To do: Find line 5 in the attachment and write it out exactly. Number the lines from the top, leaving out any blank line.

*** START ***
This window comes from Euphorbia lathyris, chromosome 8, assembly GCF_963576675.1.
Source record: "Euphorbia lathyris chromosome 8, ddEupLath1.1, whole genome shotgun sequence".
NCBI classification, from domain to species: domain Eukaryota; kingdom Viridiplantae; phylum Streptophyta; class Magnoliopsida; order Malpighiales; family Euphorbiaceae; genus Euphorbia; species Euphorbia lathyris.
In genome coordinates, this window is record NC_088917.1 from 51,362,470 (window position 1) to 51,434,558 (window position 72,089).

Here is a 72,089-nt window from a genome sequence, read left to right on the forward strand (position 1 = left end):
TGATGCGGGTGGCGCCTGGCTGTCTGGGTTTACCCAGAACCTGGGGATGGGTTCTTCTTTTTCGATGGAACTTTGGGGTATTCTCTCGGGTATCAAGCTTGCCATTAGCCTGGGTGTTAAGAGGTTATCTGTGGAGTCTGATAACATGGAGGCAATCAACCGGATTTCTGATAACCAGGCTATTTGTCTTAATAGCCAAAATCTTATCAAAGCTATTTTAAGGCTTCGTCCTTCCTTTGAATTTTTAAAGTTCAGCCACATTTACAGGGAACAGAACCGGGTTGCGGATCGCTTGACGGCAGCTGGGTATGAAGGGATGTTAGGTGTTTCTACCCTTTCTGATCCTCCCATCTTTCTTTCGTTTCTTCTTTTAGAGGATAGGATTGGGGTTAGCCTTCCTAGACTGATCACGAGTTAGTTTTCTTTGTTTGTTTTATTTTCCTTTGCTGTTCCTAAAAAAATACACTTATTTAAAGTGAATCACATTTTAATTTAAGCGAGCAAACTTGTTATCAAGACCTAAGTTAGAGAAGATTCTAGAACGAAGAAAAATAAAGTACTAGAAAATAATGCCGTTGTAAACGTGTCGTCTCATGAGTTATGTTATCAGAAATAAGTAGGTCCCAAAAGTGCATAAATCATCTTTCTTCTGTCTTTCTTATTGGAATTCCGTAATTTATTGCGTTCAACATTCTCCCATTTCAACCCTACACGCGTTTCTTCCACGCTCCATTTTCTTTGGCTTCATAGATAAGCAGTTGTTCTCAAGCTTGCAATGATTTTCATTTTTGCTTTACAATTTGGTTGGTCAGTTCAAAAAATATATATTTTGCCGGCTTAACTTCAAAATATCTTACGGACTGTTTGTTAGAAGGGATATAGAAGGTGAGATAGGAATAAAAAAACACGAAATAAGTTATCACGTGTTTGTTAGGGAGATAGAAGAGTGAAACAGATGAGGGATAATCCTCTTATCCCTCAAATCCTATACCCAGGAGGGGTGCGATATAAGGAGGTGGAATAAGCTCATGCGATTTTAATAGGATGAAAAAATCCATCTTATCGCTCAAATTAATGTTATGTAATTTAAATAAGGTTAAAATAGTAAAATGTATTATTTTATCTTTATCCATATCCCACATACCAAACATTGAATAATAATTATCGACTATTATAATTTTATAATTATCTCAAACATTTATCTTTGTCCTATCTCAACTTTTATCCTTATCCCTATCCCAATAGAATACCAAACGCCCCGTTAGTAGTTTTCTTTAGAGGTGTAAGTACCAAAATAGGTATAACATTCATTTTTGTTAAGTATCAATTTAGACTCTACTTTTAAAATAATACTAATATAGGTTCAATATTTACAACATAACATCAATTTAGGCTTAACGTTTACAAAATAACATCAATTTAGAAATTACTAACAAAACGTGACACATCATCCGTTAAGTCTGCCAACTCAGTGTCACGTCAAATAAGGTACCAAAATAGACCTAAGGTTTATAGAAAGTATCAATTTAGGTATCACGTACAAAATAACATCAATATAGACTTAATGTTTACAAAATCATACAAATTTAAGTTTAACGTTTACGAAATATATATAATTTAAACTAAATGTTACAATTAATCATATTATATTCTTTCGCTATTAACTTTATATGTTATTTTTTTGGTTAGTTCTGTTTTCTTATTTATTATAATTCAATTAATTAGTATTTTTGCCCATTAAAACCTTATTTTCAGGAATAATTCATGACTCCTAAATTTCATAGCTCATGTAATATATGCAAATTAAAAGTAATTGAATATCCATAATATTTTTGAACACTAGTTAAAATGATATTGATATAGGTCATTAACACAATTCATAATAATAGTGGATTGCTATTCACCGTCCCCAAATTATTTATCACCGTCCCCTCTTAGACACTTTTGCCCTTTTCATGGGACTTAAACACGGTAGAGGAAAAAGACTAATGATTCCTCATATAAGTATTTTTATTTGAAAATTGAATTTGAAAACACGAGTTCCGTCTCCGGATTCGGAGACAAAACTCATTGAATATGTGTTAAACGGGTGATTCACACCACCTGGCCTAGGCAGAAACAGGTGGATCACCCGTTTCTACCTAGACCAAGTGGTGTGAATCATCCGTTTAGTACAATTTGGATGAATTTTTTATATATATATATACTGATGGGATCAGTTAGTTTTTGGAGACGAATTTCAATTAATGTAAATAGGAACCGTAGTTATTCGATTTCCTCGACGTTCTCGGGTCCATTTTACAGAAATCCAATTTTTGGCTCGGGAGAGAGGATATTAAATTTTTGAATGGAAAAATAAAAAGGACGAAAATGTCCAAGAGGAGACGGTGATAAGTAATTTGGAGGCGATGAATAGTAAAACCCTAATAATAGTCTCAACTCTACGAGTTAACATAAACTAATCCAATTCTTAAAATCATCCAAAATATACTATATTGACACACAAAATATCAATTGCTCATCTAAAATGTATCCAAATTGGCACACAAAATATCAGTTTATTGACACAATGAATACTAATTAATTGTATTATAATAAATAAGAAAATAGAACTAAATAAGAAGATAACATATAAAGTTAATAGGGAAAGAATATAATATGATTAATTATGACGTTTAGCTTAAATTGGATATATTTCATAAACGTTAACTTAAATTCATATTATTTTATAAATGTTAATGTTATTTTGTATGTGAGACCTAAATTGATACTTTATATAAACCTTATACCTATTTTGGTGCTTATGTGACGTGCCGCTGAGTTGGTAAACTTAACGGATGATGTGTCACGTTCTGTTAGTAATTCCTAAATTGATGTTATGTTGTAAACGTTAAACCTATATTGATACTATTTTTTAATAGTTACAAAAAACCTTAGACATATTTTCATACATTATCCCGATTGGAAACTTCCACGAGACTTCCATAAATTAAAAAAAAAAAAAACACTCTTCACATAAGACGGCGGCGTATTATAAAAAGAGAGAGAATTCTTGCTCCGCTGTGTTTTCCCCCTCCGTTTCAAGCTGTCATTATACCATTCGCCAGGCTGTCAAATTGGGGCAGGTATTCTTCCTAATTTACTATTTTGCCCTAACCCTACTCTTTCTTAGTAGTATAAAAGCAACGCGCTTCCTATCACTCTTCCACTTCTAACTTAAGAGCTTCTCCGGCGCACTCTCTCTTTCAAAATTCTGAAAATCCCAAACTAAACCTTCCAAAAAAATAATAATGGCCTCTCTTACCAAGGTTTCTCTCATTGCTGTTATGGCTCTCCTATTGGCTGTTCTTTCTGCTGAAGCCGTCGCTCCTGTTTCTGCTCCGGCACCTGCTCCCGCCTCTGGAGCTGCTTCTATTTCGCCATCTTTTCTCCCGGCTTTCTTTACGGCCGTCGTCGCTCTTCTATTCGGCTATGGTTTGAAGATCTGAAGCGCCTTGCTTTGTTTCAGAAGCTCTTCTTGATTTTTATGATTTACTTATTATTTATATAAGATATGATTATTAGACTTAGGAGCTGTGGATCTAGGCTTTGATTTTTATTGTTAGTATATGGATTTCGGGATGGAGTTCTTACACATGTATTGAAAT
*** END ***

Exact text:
Here is a 72,089-nt window from a genome sequence, read left to right on the forward strand (position 1 = left end):